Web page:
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article imageOp-Ed: Osheaga 2013 exceeds expectations Special

By Bryen Dunn     Aug 8, 2013 in Entertainment
Montreal - Since 2006, the OSHEAGA Music and Arts Festival has established itself as the largest festival of its kind in Canada. This year was no exception, with 135,000 fans descending upon Parc Jean-Drapeau in Montreal from August 2 to 4.
As mentioned in my preview for this year, that adds up to a large sum of money not only generated for the festival, but for the city of Montreal itself. Estimates put this amount around $50 million in benefits for Quebec and Montréal, further positioning the city as a world-class cultural destination.
Among the weekend’s many highlights, Mumford & Sons’ unforgettable performance in front of the largest crowd of the weekend deserves special mention, as does the virtuosity and charisma of Beck, who OSHEAGA finally succeeded in bringing to Montreal after seven years of trying. Since many of today’s successful bands were inspired by The Cure and New Order, it was only natural to give them a stage at OSHEAGA! Young festival goers were able to discover these innovators as they also thrilled their original fans of the 80s and 90s. There were many other surprises, each waiting to be discovered by the throngs of curious wanderers.
My personal highlights all happened on the Saturday, just roaming around soaking up the atmosphere. At times it felt like a today version of Woodstock. I wandered around aimlessly getting a feel for the new lay of the land this year, as it seems to change somewhat slightly each year, before beginning my day with Tricky. Surprised to be able to get pretty much right up front at the stage left, I was even more surprised when security opened a gate to let a throng of fans into the back stage area. I took the opportunity to follow along and as I entered the gate behind me closed. All those inside were then escorted up and onto the stage and became part of Tricky's ensemble for a rousing 15 minute rock and roll version of Motorhead's "Ace of Spades". To say the least, it was surreal. Definitely comparable, yet a bit more formalized, to 2008 when I had to climb over security to get up on stage with Iggy Pop when I heard him beckon to the crowd to get up on stage with him.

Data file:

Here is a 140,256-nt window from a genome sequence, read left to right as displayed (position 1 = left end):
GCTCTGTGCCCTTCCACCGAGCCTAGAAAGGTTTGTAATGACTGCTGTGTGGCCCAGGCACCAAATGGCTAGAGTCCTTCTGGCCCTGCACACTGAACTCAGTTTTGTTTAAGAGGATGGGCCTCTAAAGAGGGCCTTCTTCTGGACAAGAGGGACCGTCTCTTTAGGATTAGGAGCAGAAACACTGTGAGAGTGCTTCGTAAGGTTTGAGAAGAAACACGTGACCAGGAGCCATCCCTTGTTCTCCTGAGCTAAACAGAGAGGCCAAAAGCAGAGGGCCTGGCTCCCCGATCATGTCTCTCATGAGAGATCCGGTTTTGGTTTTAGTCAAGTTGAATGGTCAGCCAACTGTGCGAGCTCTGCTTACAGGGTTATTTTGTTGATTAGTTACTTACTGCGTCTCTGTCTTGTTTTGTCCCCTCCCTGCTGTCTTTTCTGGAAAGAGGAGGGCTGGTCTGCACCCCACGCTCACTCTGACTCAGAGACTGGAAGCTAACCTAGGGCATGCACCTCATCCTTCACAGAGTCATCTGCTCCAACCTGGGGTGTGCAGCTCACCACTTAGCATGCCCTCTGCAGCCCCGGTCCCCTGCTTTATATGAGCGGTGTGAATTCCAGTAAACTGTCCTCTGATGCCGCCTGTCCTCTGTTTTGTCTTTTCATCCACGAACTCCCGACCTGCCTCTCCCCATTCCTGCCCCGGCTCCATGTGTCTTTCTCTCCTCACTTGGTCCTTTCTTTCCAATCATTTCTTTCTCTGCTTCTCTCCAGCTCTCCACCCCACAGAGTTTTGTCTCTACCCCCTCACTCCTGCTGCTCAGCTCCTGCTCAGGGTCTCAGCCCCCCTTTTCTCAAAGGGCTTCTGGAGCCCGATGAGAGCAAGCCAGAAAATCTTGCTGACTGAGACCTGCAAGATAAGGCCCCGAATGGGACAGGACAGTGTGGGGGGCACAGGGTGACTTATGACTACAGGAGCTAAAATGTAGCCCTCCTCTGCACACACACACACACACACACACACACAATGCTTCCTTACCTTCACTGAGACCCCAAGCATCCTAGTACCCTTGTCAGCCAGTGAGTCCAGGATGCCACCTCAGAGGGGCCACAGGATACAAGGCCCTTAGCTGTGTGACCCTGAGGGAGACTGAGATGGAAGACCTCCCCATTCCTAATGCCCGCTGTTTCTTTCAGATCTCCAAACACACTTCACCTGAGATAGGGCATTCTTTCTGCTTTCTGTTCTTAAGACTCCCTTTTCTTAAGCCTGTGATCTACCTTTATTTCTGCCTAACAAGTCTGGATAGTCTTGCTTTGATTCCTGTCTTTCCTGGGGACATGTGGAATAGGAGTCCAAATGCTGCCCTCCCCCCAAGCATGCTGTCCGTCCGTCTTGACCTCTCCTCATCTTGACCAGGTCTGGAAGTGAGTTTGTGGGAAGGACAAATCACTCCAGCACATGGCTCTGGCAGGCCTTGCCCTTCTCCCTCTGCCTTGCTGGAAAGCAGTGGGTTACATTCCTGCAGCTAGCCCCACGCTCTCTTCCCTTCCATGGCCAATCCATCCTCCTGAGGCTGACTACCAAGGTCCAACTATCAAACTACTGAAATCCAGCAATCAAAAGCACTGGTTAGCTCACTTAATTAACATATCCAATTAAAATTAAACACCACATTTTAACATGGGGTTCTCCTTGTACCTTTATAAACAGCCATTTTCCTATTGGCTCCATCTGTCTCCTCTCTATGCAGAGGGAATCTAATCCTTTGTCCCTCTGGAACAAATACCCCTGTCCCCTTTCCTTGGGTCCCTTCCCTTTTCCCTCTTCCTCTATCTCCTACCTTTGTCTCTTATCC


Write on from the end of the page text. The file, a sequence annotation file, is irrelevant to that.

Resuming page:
After that, I knew it would be hard to compare that experience to anything else that followed. I did stick around the Green and Tree stages for the next couple of acts, The Breeders, Bob Mould, and We Are Wolves. It was great hearing Kim Deal acknowledge the parapluies when raindrops began to fall, and Bob Mould thanking everyone for coming to see him at the small stage. The theatrics of hometown electroids We Are Wolves was most entertaining. Finally I was off to see Beck close out the night, a man I caught at the cavernous Rivoli Nightclub with about a hundred other people back in 1993 just weeks before "Loser" took over the airwaves. It seemed this magical maestro was having the time of his life up on stage, and his cover of "I Feel Love" will stay with me for years to come!